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What Exactly is an Understatement: Here's its Meaning With Examples

Understatement: Meaning and Examples
What can be said about a literary device which packs in a major punch, and yet remains as humble as ever? This Penlighten post defines and explains understatement, and to say that it will make a decent read is itself an understatement.
Renuka Savant
Last Updated: Feb 10, 2018
"I just sit at my typewriter and curse a bit."
― P.G. Wodehouse
So said the very remarkable humorist, author, playwright, and lyricist, Sir Pelham Grenville Wodehouse. What better way to begin a piece on understatements than to insert a line from the master himself?

An understatement, as you must have realized by now, is a literary device which involves the deliberate use of a weaker phrase to downplay the situation. It is used as an ironic response to something, to bring in the element of wry humor.
Definition of Understatement
The Cambridge dictionary defines understatement as:

a statement that describes something in a way that makes it seem less important, serious, bad, etc. than it really is, or the act of making such statements
Examples of Understatement
Understatement, as a literary device, has been put to excellent use in poetry, prose, song lyrics, movie dialogs, and feature stories. In Great Britain, particularly, the understatement has gone on to become an art form that has completely seeped into everyday communication―a fact evident from their newspaper headlines.
The Avengers | 2012 film
Tony Stark: You should come by Stark Tower sometime. Top 10 floors all R&D, you'd love it... it's candyland.
Bruce Banner: Thanks, but the last time I was in New York I kind of broke... Harlem.

As the audiences would be aware, the usually mild-mannered Dr. Banner's alter-ego, the perpetually-angry Hulk had more or less pulverized Harlem on his previous outing in the city.
P. G. Wodehouse | Over Seventy: An Autobiography with Digressions
Jeeves: If you will turn your head, you will observe that a bear is standing in your immediate rear inspecting you in a somewhat menacing manner.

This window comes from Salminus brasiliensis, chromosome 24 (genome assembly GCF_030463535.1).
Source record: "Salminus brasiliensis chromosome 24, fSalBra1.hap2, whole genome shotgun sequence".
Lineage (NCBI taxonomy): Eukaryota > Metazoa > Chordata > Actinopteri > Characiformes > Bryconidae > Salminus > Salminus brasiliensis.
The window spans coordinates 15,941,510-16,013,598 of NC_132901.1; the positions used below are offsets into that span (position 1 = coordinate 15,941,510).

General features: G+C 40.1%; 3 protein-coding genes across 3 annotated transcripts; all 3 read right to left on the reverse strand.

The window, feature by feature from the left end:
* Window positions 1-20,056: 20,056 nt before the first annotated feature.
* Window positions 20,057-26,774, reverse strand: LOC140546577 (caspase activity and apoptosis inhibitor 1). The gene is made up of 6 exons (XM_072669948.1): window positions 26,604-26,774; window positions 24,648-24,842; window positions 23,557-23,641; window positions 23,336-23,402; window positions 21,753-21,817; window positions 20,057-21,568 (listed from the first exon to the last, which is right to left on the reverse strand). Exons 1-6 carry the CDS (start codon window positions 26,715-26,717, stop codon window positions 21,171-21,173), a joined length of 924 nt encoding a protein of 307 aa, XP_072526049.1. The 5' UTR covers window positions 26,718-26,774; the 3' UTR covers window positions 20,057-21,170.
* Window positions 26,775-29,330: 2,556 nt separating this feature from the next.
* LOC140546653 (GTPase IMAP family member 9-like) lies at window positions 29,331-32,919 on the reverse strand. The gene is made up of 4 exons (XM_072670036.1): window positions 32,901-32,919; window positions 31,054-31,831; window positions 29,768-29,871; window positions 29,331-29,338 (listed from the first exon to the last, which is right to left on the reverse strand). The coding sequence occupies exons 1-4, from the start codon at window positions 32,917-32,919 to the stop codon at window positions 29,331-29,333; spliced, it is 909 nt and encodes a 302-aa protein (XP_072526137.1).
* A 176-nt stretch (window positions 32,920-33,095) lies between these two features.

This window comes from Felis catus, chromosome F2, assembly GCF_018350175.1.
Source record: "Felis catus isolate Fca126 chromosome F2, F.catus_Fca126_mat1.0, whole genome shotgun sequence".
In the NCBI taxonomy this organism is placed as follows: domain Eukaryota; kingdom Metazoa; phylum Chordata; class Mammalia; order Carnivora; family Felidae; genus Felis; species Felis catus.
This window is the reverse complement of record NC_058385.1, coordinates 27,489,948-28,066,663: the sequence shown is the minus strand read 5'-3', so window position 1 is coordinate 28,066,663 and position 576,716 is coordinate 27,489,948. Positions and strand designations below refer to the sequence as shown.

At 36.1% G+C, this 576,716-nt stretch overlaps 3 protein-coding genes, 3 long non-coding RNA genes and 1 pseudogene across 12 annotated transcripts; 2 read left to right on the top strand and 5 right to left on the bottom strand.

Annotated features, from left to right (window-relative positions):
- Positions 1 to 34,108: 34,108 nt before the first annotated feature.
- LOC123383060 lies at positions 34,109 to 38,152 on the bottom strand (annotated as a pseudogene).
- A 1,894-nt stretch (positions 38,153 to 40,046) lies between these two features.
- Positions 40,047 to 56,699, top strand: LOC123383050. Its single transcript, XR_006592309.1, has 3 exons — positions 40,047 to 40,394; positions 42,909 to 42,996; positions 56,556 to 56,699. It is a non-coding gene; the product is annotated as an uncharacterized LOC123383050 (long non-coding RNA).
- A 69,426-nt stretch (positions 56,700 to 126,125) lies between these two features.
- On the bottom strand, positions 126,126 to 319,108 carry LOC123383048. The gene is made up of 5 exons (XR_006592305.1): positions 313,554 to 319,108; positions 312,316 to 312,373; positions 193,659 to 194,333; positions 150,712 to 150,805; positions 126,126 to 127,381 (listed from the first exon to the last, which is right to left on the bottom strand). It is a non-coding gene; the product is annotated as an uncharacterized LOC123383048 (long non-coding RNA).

Bertie (as the narrator): I pivoted the loaf. The honest fellow was perfectly correct. It was a bear. And not a small bear, either. One of the large economy size. Its eye was bleak and it gnashed a tooth or two, and I could see at a g. that it was going to be difficult for me to find a formula. "Advise me, Jeeves," I yipped. "What do I do for the best?"
Jeeves: I fancy it might be judicious if you were to make an exit, Sir.

Always the tone of courtesy, Jeeves responds in a manner associated with the inimitably British sense of straight-faced humor. An instance of a classic understatement, if there ever was one.
J. K. Rowling | Harry Potter and The Chamber of Secrets
Minerva McGonagall: We teachers are rather good at magic, you know.

As an accomplished teacher herself, McGonagall expresses a classic understated jibe at her students, who, in all their naivety, try to outdo their teachers.
Jane Austen | Pride and Prejudice
Mrs. Bennet: Have you no consideration for my poor nerves?
Mr. Bennet: You mistake me, my dear. I have the utmost respect for your nerves. They've been my constant companion these twenty years.

Sugarcoated sarcasm is perhaps a constant feature in conversations that take place between married people, especially those married for long. Jane Austen managed to capture this beautifully in Pride and Prejudice, in all interactions between the Bennet couple.
Harper Lee | To Kill a Mockingbird
Reverend Sykes: You all know of Brother Tom Robinson's trouble.

The "trouble" that the Reverend here is referring to is that Tom Robinson, a black man, was on the death trial for raping a white woman.
Jonathan Swift | A Modest Proposal
I can think of no one objection that will possibly be raised against this proposal, unless it should be urged that the number of people will be thereby much lessened in the kingdom.
Jonathan Swift's The Modest Proposal is a satirical essay mocking the Irish government's apathy towards its impoverished citizens. In the essay, Swift made the 'modest' proposal suggesting that Ireland's economic woes could be eased by selling the children born to the poor as food for rich class. The understated remark mentioned here comes towards the conclusion of the essay.